Aquinas conceptually separates the question of natural possession and private property. In this first article, we consider Aquinas’s views of why it is natural for humans to possess external things. This is the continuation of my discussion of Aquinas on private property rights. ST II-II, 66, 1 (Summa Theologiae, Part II of Part II, Question 66, Article 1.)
The Full Text
Prologue / Beginning
Article 1 On the Naturalness of Possessions (current post)
Objection 1:Not Natural to Possess External Things
Objection 2: The Wealthy Don’t Own What They Produce
Objection 3: Only God Has Dominion
Aquinas’s Answer, Part I
Aquinas’s Answer, Part II. Aquinas, Aristotle and the Naturalness of Sustenance
Reply to Objections
ST II-II Q 66, 1
(Summa Theologiae , Part II of Section II, Question 66, Article 1)
In the previous discussion, Aquinas framed the questions that he wished to address regarding whether it is natural for human beings to possess external things and to have property. We now take up the first of his two questions.
ARTICLE 1. Whether it is natural for man to possess external things?
The question Aquinas asks here is whether human beings may use and consume things from nature, such as creatures and the land, and one might include as well, the water and air. Aquinas’s answer will be “yes.” The word “possess” here is intended to signify appropriation and use, as when a person takes, holds, and uses something from nature. Taking acorns from a tree (to use a later Lockean example), or fish from a stream, would fall into this category.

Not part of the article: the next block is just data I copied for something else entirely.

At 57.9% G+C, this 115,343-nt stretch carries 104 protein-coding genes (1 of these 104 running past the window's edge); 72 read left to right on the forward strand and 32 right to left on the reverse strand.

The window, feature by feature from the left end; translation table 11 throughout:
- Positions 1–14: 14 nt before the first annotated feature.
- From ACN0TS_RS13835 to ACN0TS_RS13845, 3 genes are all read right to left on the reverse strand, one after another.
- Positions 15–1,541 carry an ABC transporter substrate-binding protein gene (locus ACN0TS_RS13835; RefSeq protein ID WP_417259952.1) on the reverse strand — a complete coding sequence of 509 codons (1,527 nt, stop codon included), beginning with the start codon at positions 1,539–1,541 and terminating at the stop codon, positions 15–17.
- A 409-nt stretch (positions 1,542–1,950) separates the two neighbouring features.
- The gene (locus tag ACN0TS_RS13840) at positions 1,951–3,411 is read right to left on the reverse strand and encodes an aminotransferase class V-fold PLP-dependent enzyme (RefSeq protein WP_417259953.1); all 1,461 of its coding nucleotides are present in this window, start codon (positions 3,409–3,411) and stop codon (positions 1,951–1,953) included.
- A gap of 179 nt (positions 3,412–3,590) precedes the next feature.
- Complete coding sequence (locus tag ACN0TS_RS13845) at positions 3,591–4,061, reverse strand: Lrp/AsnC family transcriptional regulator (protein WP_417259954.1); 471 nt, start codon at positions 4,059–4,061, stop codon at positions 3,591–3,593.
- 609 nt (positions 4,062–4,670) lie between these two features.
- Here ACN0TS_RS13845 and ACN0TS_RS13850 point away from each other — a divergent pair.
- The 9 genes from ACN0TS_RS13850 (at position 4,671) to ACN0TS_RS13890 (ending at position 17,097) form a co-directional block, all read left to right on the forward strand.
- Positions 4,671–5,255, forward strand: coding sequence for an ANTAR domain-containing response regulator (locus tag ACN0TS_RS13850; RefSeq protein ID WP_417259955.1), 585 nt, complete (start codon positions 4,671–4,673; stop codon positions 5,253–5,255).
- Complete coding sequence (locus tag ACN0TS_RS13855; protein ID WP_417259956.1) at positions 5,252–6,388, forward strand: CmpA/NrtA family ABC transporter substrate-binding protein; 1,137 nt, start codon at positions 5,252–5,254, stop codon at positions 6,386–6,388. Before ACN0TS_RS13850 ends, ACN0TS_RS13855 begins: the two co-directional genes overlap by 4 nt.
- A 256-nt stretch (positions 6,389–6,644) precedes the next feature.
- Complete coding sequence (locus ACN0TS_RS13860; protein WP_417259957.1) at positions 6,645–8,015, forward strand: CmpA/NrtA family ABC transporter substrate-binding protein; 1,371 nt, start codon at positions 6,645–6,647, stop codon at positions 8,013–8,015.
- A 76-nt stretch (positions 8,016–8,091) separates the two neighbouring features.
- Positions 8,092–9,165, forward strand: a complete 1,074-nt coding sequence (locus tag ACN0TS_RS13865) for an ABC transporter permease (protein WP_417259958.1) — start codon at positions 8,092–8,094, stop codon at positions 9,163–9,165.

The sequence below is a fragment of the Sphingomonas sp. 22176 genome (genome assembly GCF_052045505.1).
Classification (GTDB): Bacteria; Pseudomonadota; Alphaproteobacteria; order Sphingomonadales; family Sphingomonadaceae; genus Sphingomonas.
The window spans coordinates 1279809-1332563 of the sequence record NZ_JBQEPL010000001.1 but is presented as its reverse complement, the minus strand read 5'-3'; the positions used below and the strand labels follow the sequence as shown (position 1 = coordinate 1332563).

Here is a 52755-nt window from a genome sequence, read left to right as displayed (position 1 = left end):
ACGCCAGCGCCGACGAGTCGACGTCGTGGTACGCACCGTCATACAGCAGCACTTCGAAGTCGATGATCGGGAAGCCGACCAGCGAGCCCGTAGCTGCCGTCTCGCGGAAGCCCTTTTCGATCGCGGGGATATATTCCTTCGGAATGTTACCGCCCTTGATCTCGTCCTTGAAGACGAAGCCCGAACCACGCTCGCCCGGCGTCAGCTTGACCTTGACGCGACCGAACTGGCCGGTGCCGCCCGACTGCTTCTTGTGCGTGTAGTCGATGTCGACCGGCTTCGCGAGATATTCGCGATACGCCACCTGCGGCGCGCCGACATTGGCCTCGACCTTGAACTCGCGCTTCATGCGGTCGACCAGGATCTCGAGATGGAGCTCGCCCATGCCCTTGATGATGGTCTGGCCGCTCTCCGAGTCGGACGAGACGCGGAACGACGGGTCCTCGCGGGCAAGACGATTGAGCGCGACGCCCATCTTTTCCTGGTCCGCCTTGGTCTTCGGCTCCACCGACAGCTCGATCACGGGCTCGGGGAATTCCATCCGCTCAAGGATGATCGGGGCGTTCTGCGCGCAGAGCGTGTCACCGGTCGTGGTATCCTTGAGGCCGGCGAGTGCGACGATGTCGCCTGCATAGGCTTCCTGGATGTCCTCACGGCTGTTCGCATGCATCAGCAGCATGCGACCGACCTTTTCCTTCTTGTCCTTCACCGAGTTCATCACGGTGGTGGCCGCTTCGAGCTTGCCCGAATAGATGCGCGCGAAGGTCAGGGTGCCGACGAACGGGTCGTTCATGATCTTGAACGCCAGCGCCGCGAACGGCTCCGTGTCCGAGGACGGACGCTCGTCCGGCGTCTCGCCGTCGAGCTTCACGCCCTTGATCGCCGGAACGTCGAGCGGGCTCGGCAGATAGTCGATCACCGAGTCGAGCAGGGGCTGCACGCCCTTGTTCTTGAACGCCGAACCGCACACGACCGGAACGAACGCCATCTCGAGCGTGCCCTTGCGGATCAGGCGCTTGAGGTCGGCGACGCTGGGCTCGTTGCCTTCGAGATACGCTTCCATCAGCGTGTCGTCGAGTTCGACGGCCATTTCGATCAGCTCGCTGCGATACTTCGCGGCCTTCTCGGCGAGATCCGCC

This type of appropriation and use is, at least conceptually, different than having “private property,” since what one takes and uses is “common” and something that someone else can also have access to and use as well. For example, both of us can use a stream for drinking and both of us can agree to share a plot of land for herding. My use of nature does not necessarily have to exclude your use, at least in certain situations. To be sure, taking something from nature can at times exclude your use, as, for example, when I catch a fish and eat it. Though we can both use the stream, you can no longer use the fish once I eat it, and, in that case, as Locke will later point out, I have in essence appropriated something from nature and in effect made it my own. Locke will later argue that use and property are not distinguishable as they are here with Aquinas.
But Aquinas here is not worried about that problem and is focused on whether we have a human right to appropriate and use nature. In his language, the question is whether it is “natural” to possess external things. Today we would ask, “Do we ‘have a right’ to do so.” In Aquinas, being natural means that it is reasonable, right, in accord with God’s will and aligned with Scripture. His answer to the question whether it is natural for man to possess things, will be “yes.” But before he presents his own view on this question, he will consider objections that others have or might have made. In asking whether possessing things is natural, Aquinas is alluding back to his whole theory of natural law as well as his reading of Scripture, God’s word. If the answer is “yes,” as he believes it is, then he must show that humans are authorized to use external things both from Scripture and from nature and reason. As we shall see, he draws on Aristotle, who is one of his sources on what’s natural and reasonable.